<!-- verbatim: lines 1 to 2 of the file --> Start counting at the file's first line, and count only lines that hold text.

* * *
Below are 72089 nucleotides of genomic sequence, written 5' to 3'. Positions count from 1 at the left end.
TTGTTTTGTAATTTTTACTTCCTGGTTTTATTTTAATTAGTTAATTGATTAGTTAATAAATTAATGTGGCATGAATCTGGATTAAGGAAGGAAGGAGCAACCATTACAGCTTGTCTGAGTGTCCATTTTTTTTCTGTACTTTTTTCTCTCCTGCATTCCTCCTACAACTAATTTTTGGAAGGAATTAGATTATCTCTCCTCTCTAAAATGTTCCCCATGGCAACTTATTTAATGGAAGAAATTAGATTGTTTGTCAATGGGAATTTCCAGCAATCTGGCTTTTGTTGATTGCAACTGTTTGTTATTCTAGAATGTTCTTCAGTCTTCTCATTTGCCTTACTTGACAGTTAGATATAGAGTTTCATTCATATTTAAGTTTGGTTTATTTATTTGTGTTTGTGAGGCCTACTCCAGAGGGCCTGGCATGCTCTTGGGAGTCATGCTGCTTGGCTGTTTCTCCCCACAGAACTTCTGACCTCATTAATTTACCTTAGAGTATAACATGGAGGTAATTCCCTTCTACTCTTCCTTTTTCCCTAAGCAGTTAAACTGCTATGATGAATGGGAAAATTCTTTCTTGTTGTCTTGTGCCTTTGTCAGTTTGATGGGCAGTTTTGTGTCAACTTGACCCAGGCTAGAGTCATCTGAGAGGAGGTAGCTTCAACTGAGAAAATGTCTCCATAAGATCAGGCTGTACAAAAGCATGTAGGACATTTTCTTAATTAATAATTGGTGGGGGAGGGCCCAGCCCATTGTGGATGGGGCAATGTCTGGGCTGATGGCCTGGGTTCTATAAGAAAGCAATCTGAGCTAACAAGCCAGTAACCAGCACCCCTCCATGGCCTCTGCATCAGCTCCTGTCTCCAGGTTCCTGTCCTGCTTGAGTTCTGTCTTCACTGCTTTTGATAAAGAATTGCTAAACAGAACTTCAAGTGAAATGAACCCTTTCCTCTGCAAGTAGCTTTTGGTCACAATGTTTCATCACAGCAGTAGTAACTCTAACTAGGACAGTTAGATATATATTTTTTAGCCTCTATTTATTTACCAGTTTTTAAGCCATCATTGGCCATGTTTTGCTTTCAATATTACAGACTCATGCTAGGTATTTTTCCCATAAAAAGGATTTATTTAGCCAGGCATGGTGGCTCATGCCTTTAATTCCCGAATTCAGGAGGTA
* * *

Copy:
Below are 72089 nucleotides of genomic sequence, written 5' to 3'. Positions count from 1 at the left end.
TTGTTTTGTAATTTTTACTTCCTGGTTTTATTTTAATTAGTTAATTGATTAGTTAATAAATTAATGTGGCATGAATCTGGATTAAGGAAGGAAGGAGCAACCATTACAGCTTGTCTGAGTGTCCATTTTTTTTCTGTACTTTTTTCTCTCCTGCATTCCTCCTACAACTAATTTTTGGAAGGAATTAGATTATCTCTCCTCTCTAAAATGTTCCCCATGGCAACTTATTTAATGGAAGAAATTAGATTGTTTGTCAATGGGAATTTCCAGCAATCTGGCTTTTGTTGATTGCAACTGTTTGTTATTCTAGAATGTTCTTCAGTCTTCTCATTTGCCTTACTTGACAGTTAGATATAGAGTTTCATTCATATTTAAGTTTGGTTTATTTATTTGTGTTTGTGAGGCCTACTCCAGAGGGCCTGGCATGCTCTTGGGAGTCATGCTGCTTGGCTGTTTCTCCCCACAGAACTTCTGACCTCATTAATTTACCTTAGAGTATAACATGGAGGTAATTCCCTTCTACTCTTCCTTTTTCCCTAAGCAGTTAAACTGCTATGATGAATGGGAAAATTCTTTCTTGTTGTCTTGTGCCTTTGTCAGTTTGATGGGCAGTTTTGTGTCAACTTGACCCAGGCTAGAGTCATCTGAGAGGAGGTAGCTTCAACTGAGAAAATGTCTCCATAAGATCAGGCTGTACAAAAGCATGTAGGACATTTTCTTAATTAATAATTGGTGGGGGAGGGCCCAGCCCATTGTGGATGGGGCAATGTCTGGGCTGATGGCCTGGGTTCTATAAGAAAGCAATCTGAGCTAACAAGCCAGTAACCAGCACCCCTCCATGGCCTCTGCATCAGCTCCTGTCTCCAGGTTCCTGTCCTGCTTGAGTTCTGTCTTCACTGCTTTTGATAAAGAATTGCTAAACAGAACTTCAAGTGAAATGAACCCTTTCCTCTGCAAGTAGCTTTTGGTCACAATGTTTCATCACAGCAGTAGTAACTCTAACTAGGACAGTTAGATATATATTTTTTAGCCTCTATTTATTTACCAGTTTTTAAGCCATCATTGGCCATGTTTTGCTTTCAATATTACAGACTCATGCTAGGTATTTTTCCCATAAAAAGGATTTATTTAGCCAGGCATGGTGGCTCATGCCTTTAATTCCCGAATTCAGGAGGTA